When around 81% of UK office workers spend between four and nine hours sitting at desks each day, a sedentary lifestyle and a poor office set-up is something we’ve gotten used to. But, it shouldn’t have to be this way. It’s now more important than ever to know how to stay fit with a desk job. Here’s how you can create a healthier and fitter working day.
Walk where you can
If you’re lucky enough to live close to your workplace, try walking in a few days a week. A good twenty-minute, half-hour or full-hour walk a couple of a week will do wonders for your fitness. Not only that, you’ll be helping the environment by reducing your carbon footprint. If you can’t walk in, then why not park a bit further away to give yourself more walking time. Work on the third or top floor? Ditch the lift and use the stairs. Before you’ve even got to your desk, you can burn some extra calories.
Walking breaks and lunch breaks
If you work more than six hours a day, you have a right to one uninterrupted 20-minute rest break during the working day, whether it’s for lunch or a brew. Many employers allow one hour for lunches with time for breaks during the day. Use these breaks to stretch the legs, go out for a walk or do some exercise.
Sit-stand desks are perfect for helping with posture and stretching the legs. These clever desks are adjustable, so you can switch between tasks that need to be done sitting down or when you need to change your position and increase circulation. You can also get anti-fatigue mats for standing desks to reduce pain, stress or discomfort from standing on a hard floor for a long period of time. Balance boards are made for standing desks to increase energy expenditure by 19.2% compared to sitting which means you actually burn calories. They can also increase your heart rate by 15%.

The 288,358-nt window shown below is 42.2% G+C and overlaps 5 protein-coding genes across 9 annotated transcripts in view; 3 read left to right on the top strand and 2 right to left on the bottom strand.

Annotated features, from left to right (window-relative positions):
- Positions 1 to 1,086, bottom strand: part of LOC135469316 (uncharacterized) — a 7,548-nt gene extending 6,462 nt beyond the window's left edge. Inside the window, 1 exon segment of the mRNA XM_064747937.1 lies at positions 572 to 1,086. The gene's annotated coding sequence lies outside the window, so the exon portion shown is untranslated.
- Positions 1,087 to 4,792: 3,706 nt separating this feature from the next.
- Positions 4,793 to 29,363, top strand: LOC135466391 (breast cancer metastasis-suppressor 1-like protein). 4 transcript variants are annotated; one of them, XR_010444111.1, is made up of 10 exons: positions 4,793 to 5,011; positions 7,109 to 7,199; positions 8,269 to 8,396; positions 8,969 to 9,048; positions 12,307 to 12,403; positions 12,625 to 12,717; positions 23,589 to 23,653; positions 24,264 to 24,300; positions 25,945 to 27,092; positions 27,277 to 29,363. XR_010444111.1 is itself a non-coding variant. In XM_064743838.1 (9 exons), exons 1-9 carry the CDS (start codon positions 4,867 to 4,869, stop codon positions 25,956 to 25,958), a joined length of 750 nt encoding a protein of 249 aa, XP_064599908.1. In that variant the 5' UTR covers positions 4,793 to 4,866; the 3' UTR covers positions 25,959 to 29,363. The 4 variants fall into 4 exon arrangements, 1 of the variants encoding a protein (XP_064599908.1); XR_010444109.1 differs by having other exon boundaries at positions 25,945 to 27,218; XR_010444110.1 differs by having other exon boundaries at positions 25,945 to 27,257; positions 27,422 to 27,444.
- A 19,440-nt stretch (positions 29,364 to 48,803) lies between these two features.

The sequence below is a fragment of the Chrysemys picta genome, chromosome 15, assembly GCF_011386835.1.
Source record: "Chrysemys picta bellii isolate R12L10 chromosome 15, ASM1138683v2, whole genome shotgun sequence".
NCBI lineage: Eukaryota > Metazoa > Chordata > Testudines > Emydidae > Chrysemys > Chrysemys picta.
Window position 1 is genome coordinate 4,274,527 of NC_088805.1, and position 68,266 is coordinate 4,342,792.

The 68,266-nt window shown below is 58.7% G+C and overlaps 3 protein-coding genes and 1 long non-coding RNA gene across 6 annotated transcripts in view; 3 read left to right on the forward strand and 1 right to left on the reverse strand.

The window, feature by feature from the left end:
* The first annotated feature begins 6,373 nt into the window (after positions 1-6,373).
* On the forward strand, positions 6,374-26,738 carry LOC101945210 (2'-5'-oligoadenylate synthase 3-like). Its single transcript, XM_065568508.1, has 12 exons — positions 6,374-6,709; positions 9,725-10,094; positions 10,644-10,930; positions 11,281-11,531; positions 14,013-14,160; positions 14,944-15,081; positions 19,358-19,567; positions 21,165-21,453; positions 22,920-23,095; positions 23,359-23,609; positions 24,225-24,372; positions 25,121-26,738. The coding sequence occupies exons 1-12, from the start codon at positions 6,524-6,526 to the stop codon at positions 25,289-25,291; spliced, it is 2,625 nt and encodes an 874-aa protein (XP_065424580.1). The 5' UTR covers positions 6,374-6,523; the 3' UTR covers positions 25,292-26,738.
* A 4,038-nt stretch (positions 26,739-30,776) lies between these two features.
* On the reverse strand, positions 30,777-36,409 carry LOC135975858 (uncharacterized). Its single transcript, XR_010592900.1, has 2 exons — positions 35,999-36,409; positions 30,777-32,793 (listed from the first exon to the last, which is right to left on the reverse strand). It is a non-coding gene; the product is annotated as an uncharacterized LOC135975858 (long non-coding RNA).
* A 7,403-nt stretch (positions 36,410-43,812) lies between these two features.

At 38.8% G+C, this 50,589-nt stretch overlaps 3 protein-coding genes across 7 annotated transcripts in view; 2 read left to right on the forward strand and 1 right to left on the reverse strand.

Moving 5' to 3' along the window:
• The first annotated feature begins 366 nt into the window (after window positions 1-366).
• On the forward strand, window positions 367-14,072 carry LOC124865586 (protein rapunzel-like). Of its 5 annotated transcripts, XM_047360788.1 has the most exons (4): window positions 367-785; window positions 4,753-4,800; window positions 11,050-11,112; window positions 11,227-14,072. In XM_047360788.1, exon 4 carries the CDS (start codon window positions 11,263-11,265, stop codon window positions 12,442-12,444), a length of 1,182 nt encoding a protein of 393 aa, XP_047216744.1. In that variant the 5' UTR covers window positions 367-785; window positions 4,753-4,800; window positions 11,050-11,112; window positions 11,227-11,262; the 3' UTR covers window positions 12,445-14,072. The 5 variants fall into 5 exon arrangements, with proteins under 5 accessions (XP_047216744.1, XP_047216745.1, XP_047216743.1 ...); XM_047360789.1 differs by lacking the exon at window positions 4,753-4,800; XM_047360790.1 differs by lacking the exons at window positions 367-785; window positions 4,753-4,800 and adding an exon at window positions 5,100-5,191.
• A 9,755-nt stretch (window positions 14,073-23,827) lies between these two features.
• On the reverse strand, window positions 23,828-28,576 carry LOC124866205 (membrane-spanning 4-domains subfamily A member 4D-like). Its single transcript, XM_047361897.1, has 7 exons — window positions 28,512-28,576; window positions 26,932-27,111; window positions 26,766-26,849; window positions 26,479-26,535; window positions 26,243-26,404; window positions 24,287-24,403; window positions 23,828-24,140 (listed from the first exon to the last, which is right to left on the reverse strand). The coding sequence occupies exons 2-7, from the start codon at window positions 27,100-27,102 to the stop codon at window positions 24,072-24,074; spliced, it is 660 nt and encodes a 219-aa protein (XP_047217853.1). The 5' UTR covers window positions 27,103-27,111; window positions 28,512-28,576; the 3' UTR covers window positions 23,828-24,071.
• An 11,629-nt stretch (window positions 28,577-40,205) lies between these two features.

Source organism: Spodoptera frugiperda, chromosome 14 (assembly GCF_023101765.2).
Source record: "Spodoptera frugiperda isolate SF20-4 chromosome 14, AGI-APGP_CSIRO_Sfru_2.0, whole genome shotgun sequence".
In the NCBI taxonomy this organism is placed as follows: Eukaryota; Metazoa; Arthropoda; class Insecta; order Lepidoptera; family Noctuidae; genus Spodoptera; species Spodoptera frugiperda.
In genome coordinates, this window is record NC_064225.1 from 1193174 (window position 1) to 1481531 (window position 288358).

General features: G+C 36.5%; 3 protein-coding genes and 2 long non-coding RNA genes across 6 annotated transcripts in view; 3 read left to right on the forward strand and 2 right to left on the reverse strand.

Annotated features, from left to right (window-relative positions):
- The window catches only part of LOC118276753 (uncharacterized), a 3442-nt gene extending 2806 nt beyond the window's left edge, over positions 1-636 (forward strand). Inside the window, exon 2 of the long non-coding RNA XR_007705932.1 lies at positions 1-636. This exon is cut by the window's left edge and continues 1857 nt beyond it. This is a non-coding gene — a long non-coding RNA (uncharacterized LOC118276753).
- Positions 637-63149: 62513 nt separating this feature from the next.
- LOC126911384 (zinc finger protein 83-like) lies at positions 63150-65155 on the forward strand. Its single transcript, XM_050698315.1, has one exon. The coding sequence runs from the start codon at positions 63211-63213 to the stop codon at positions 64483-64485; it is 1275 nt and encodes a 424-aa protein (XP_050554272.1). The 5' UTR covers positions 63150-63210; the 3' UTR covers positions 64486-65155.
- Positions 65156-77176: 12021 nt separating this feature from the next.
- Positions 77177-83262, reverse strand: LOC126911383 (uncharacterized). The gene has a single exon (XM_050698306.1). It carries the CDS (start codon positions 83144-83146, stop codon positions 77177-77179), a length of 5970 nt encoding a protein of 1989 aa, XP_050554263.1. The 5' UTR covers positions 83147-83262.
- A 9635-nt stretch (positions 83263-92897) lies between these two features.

Exercises at the desk
When at the desk, there are a range of stretches and exercises you can do to make your working day a little more active.
- Sitting back extensions: Sit straight with feet together, putting the palms of your hands into the small of your back, before leaning back over your hands to feel your lumbar stretch out
- Prayer stretches: Start on your hands and knees with your hands in front of your knees. You then slowly lower your bottom towards your feet until you feel a mild to moderate stretch through your mid to lower back area. Hold this stretch for around 15 to 20 seconds, then repeat three to five times